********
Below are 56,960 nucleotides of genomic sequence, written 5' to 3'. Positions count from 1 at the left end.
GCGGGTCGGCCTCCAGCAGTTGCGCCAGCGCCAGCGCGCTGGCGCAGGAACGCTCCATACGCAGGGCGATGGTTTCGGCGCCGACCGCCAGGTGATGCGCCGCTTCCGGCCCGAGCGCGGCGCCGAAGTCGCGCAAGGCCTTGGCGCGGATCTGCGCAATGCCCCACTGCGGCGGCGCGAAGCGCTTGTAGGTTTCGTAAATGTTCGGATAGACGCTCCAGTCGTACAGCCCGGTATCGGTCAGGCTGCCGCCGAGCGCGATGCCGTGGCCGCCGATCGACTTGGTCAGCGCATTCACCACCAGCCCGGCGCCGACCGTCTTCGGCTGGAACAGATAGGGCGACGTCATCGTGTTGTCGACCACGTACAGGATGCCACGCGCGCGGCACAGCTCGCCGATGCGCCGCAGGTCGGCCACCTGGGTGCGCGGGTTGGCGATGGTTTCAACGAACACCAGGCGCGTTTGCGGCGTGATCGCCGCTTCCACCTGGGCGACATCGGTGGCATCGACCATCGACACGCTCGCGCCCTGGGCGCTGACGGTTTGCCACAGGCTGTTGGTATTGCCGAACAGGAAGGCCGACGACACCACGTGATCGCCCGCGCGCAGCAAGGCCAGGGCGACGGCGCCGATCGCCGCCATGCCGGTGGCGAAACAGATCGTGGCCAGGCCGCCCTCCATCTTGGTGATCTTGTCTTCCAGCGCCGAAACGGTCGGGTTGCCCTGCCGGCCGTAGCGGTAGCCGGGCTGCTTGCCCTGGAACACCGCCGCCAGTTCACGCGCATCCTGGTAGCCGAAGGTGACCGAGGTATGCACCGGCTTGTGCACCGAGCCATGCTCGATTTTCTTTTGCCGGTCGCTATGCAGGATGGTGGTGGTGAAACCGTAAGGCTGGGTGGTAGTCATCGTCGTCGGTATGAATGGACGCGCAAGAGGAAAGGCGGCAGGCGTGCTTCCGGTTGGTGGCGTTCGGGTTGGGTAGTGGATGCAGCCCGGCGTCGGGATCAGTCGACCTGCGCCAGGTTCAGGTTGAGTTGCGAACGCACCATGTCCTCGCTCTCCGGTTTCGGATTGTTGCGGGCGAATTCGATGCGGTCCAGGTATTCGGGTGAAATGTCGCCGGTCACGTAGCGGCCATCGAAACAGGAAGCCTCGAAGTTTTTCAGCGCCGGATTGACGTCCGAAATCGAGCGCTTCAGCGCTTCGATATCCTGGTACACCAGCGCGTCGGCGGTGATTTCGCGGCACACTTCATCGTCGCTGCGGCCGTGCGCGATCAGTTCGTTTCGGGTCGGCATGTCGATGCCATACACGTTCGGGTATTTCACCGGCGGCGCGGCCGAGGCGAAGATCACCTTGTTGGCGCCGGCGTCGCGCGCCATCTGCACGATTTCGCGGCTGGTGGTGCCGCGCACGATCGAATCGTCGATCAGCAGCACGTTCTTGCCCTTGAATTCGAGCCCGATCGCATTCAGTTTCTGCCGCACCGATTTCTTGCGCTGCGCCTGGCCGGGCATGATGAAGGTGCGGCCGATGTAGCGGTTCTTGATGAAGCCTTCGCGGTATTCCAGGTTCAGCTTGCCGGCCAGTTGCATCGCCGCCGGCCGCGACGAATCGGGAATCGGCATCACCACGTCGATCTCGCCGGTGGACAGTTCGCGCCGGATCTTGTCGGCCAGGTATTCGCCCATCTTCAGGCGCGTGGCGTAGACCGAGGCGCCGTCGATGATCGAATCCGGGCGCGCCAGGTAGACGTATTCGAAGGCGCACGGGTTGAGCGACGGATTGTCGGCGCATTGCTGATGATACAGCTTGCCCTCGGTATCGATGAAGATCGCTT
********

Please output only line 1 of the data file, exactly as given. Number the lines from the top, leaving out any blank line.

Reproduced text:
Below are 56,960 nucleotides of genomic sequence, written 5' to 3'. Positions count from 1 at the left end.